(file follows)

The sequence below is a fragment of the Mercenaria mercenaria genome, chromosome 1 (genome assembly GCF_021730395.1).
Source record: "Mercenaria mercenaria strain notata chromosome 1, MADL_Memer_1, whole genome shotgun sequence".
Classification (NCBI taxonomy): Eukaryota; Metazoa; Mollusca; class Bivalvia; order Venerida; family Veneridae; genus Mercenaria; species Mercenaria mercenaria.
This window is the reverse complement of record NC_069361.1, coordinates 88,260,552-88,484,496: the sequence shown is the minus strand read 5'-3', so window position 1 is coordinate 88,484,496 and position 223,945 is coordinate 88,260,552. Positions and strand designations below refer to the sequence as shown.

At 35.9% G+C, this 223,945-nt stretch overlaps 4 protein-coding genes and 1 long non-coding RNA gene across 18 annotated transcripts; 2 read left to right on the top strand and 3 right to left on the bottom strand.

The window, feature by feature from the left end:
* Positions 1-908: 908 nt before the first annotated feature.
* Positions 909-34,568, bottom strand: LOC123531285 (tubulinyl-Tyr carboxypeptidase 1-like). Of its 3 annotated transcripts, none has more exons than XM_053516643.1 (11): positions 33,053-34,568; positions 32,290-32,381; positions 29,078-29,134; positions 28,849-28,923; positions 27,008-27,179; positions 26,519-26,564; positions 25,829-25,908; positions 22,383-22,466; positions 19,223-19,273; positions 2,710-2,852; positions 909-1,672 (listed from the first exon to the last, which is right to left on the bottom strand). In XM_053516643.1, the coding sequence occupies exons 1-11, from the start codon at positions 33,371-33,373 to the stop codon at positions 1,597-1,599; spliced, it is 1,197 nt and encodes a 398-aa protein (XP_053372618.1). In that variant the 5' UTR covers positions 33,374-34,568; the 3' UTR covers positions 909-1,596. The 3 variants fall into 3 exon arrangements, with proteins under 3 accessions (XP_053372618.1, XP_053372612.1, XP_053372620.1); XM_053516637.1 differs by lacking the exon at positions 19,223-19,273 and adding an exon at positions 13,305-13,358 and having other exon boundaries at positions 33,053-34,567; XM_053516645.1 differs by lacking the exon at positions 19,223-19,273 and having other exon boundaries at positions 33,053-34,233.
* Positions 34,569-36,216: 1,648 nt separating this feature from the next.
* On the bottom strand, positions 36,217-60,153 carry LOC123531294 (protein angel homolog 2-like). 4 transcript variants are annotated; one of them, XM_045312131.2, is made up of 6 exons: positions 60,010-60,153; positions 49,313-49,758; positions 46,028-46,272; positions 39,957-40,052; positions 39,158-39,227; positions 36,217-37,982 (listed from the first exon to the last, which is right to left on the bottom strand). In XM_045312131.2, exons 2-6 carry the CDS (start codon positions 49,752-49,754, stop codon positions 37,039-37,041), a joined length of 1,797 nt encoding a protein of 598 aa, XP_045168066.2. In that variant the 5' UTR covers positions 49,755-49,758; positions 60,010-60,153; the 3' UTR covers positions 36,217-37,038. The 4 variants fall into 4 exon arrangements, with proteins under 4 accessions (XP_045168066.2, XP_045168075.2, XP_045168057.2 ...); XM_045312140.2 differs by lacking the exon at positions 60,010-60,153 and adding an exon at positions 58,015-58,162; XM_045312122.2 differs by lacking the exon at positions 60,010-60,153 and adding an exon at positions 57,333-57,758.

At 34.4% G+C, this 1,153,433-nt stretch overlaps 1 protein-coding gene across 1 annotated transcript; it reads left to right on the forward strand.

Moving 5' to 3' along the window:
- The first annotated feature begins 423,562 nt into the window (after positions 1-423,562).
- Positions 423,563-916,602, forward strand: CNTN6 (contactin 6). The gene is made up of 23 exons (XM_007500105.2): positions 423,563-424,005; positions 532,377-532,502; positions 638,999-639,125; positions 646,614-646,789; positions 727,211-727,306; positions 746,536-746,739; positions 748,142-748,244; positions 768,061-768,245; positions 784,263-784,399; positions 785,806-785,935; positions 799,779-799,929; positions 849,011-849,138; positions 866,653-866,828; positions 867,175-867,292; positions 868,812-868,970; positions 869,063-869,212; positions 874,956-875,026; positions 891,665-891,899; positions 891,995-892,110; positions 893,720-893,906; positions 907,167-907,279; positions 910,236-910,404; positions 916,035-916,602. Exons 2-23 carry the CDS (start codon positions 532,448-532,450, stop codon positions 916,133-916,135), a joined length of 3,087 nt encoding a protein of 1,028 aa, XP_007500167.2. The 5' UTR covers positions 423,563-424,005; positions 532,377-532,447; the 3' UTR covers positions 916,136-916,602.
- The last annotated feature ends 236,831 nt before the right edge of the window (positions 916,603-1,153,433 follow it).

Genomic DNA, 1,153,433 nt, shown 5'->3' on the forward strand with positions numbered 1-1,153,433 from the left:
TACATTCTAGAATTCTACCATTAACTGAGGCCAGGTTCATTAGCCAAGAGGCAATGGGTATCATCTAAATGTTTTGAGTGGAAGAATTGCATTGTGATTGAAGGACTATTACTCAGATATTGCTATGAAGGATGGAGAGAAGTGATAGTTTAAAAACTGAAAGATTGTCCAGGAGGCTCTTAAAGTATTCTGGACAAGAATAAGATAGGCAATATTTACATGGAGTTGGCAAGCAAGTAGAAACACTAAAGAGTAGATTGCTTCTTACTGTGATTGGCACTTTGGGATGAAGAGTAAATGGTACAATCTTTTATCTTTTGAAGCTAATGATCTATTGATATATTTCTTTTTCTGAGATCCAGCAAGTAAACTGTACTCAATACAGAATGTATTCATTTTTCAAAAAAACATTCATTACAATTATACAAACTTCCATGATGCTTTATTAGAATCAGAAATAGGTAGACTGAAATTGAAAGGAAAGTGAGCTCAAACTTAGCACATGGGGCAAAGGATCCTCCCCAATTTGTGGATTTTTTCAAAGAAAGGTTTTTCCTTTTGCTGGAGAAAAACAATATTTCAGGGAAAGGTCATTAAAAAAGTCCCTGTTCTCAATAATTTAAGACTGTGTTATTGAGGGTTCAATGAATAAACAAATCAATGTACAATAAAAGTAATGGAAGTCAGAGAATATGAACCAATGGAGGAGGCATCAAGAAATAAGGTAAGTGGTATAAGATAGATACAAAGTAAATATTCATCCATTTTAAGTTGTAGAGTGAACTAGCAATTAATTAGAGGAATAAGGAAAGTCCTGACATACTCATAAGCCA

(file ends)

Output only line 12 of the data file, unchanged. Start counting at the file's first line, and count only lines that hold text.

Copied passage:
Moving 5' to 3' along the window: